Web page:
(Winter 2022) CS 485/585 - Intro to Cryptography


  • <2021-01-04 Tue> Week 1 lectures will be delivered in Zoom.
  • <2021-12-13 Mon> Course page is up and running! Stay tuned~


  • Syllabus: PDF.
  • Lectures: Tu/Th 14:00 - 15:50 @ KMC (Karl Miller Center) 480.
  • Instructor: Fang Song (fsong “AT” pdx.edu). Office hours: W, 13:00 - 14:30 @ Zoom (See link in Slack and Google Calendar).
  • Teaching assistant: Nikhil Pappu (nikpappu “AT” pdx.edu). Office hours: M/F, 10 - 11:30 @ Zoom (See link in Slack and Google Calendar).
  • Google classroom: join with code oxwi523.
  • Overview: Cryptography is usually described as the art of secret writing. The revolution of modern cryptography, however, has been transforming cryptography into a science based on a mathematically rigorous framework. Beyong the significance in protecting information in our society, modern cryptography is also full of intellectual and mathematical beauty. This course will explore the key concepts in modern cryptography, including private-key cryptography such as perfect secrecy, block ciphers, crytographic hash functions and message authentication, as well as public-key cryptography such as public-key encryption and digital signatures. We will also touch on some emerging topics such as the threats and opportunities quantum computing brings in cryptography. Our approch will be conceptual and theoretical: the focus is on the ideas rather than implementations, and on how to define and reason about security of cryptographic constructions in a mathematically sound manner. The ultimate goal will be to build a cryptographic way of thinking.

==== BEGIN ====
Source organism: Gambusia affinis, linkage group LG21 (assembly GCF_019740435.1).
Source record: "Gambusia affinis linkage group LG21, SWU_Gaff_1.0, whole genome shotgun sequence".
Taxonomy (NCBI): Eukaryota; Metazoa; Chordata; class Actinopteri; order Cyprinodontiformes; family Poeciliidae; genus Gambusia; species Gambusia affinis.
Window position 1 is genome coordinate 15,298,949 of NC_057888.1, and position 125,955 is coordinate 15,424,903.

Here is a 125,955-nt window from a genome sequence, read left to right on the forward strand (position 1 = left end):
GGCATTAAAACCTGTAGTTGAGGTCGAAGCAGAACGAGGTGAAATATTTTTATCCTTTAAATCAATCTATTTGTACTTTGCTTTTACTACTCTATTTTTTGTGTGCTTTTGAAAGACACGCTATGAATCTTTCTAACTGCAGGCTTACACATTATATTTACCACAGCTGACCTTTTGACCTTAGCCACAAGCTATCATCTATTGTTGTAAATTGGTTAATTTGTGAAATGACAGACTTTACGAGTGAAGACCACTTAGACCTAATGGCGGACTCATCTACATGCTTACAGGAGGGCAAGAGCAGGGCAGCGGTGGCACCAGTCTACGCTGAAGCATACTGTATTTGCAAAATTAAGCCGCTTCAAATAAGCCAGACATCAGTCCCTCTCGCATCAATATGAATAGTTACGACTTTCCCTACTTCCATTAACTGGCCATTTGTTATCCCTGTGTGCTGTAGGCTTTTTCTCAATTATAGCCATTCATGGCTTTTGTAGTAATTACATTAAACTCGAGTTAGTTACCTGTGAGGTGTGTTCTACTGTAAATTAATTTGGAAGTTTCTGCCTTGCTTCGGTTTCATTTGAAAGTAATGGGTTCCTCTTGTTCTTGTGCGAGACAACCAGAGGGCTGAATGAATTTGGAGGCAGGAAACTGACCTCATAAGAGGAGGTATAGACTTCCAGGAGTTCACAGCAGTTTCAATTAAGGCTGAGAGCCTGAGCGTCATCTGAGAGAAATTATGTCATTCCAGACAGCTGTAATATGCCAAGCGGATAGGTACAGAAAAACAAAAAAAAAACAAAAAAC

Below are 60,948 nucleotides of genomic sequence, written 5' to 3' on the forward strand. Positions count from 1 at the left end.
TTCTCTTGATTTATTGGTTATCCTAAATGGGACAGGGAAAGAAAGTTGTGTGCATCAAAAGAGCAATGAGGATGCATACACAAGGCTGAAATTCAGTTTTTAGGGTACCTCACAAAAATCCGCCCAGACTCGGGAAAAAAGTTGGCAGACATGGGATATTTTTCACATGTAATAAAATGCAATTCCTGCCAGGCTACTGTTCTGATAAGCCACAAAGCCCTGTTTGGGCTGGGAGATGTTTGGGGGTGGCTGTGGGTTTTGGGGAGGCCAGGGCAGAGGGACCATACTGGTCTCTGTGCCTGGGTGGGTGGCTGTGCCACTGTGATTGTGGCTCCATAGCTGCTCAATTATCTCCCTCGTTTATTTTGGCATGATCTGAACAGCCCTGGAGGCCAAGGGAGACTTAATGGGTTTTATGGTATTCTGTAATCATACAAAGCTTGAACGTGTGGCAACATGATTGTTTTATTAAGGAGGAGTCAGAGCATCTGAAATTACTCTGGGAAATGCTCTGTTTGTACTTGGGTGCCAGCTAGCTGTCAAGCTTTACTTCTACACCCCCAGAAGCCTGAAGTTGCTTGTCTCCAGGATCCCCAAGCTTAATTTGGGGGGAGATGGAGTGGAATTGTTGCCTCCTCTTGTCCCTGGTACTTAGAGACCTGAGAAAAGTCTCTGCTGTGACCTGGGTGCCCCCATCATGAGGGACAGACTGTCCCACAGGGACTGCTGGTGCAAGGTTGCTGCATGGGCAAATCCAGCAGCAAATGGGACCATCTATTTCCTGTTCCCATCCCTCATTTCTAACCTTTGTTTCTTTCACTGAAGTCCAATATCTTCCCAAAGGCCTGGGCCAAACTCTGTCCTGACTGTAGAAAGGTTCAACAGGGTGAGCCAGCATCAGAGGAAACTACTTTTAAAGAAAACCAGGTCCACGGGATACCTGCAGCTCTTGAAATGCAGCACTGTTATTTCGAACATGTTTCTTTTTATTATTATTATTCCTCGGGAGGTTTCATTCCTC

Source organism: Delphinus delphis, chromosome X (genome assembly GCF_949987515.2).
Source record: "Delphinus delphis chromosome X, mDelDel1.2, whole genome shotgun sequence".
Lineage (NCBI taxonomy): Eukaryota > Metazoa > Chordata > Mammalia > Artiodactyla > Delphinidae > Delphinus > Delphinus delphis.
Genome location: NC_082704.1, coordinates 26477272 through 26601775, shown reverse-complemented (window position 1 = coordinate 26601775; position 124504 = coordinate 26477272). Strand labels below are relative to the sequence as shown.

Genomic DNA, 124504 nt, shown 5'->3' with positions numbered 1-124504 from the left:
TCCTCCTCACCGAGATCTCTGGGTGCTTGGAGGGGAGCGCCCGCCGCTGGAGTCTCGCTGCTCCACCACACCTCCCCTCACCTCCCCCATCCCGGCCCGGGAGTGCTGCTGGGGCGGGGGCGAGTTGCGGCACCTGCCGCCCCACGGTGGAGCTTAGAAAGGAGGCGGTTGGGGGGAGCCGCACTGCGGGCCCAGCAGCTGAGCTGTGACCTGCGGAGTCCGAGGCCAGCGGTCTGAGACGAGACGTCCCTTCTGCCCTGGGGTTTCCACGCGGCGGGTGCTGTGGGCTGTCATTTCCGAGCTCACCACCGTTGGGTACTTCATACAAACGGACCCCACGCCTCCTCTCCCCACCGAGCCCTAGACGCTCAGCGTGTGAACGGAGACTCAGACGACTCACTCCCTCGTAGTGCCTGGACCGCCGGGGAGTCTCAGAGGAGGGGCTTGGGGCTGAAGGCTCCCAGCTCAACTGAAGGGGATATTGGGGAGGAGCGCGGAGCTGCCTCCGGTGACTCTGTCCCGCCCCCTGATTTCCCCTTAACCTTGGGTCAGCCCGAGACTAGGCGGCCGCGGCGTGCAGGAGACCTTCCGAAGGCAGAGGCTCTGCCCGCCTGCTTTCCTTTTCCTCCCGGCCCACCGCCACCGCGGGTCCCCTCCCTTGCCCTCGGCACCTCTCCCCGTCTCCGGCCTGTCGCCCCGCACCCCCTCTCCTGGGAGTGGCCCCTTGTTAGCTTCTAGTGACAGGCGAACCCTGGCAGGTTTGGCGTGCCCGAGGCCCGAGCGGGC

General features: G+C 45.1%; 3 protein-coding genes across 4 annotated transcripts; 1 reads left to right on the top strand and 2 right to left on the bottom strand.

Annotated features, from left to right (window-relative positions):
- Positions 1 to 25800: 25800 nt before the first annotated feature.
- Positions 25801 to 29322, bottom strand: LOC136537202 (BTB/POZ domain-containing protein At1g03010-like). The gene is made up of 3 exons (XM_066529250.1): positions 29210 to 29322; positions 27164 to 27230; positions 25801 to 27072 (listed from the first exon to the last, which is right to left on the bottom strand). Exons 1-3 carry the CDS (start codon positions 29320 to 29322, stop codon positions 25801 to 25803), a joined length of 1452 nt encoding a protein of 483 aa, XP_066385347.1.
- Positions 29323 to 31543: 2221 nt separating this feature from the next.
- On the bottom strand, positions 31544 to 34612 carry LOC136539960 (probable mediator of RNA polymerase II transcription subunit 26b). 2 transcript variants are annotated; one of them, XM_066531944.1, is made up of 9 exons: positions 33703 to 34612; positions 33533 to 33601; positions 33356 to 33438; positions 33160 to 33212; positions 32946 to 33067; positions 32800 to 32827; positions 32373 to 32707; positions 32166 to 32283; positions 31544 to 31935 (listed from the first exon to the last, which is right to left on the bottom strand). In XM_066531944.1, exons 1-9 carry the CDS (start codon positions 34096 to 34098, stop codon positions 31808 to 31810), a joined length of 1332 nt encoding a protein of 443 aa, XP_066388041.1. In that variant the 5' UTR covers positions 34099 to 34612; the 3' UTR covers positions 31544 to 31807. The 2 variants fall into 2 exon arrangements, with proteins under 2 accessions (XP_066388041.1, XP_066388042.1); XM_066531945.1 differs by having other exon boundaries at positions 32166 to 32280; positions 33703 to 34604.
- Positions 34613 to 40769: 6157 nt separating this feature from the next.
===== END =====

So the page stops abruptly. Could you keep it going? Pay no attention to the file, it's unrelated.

• Prerequisite: CS 350 or equivalent. It is crucial that you are comfortable with (preferably enjoy) reading and writing mathematical proofs. It’s helpful if you are familiar with (randomized) algorithms, basic probability theory and linear algebra. I will review some of the basics in class, but the terms “big-O notation, randome variables, expectation, matrices and eigenvalue” for example should not be totally alien to you. If you are uncertain about your background please don’t hesitate to talk with me. Programming skills are not required for this course.
  • Required Text: Introduction to Modern Cryptography (3rd edition) by Jonathan Katz and Yehuda Lindell. Chapman and Hall/CRC, Dec. 2020. On course reserve at PSU libary. link.
  • Useful materials: see the RESOURCE page.